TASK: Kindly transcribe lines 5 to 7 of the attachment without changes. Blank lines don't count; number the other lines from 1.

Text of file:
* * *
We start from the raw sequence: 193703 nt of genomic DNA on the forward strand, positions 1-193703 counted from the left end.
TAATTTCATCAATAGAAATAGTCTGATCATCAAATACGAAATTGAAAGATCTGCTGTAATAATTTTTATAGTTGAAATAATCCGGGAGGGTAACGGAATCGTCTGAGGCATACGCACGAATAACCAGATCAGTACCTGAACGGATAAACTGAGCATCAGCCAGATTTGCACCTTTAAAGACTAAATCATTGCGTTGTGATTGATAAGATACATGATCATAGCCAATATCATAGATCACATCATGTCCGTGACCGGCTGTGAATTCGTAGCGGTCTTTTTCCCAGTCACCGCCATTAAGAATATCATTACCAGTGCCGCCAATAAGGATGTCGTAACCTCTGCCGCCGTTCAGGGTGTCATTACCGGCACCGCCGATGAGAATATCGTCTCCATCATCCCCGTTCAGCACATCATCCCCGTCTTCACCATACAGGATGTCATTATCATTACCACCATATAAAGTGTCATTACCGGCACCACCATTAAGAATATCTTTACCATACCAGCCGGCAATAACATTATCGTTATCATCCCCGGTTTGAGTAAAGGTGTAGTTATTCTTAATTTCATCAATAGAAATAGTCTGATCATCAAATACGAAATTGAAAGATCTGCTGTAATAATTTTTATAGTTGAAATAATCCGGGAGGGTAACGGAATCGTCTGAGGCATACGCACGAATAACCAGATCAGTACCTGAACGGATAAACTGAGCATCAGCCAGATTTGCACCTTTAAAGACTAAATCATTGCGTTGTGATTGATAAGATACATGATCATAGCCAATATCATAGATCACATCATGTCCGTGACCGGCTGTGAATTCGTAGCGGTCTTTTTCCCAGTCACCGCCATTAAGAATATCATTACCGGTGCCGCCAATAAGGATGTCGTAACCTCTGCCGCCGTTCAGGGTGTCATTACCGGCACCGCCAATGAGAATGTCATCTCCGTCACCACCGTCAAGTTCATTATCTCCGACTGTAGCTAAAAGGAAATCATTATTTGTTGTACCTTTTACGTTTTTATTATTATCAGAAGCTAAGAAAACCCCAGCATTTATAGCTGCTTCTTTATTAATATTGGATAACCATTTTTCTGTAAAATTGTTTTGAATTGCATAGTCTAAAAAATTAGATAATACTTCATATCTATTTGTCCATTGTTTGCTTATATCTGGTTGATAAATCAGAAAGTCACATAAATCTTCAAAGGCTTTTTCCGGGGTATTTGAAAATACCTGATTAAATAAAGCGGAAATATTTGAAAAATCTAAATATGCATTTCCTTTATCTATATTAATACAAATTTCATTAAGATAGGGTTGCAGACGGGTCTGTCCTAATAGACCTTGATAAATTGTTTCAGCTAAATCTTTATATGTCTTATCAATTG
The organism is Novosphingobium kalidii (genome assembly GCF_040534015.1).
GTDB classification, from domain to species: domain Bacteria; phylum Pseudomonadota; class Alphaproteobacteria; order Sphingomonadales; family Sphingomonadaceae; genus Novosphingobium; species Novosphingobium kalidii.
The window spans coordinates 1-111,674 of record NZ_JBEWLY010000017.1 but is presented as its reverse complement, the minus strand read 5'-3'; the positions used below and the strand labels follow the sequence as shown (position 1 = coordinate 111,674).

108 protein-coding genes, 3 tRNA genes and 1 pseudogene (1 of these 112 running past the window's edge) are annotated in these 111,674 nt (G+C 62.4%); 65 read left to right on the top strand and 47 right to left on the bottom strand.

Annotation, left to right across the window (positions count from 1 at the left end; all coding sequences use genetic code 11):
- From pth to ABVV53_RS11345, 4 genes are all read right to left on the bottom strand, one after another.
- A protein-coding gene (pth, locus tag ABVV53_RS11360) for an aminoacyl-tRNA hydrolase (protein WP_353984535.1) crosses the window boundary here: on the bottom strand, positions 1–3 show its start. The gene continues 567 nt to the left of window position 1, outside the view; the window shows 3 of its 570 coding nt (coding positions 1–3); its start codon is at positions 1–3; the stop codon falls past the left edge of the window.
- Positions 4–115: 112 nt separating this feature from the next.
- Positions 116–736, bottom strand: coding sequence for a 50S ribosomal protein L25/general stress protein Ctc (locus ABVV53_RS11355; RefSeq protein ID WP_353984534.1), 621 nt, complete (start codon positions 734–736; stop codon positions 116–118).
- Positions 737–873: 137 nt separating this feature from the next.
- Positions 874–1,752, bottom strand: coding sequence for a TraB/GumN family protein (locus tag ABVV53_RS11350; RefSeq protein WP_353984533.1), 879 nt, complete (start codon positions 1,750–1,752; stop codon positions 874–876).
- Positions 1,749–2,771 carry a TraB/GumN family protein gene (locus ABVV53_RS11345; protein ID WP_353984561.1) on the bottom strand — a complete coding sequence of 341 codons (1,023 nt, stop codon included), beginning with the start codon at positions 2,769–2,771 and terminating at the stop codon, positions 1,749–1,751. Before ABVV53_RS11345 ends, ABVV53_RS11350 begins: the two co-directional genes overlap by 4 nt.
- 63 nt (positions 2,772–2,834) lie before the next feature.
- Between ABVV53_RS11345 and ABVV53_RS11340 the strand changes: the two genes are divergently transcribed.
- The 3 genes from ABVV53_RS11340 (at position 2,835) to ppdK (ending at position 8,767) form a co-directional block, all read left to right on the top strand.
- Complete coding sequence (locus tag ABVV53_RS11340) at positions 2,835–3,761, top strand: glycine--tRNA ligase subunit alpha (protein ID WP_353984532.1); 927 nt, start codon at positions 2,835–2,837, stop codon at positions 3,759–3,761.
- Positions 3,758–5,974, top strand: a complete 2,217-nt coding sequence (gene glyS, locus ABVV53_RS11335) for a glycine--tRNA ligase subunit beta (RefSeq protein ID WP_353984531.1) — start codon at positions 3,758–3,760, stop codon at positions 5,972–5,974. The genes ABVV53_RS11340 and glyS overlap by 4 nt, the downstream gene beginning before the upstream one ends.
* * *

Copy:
The window spans coordinates 1-111,674 of record NZ_JBEWLY010000017.1 but is presented as its reverse complement, the minus strand read 5'-3'; the positions used below and the strand labels follow the sequence as shown (position 1 = coordinate 111,674).

108 protein-coding genes, 3 tRNA genes and 1 pseudogene (1 of these 112 running past the window's edge) are annotated in these 111,674 nt (G+C 62.4%); 65 read left to right on the top strand and 47 right to left on the bottom strand.

Annotation, left to right across the window (positions count from 1 at the left end; all coding sequences use genetic code 11):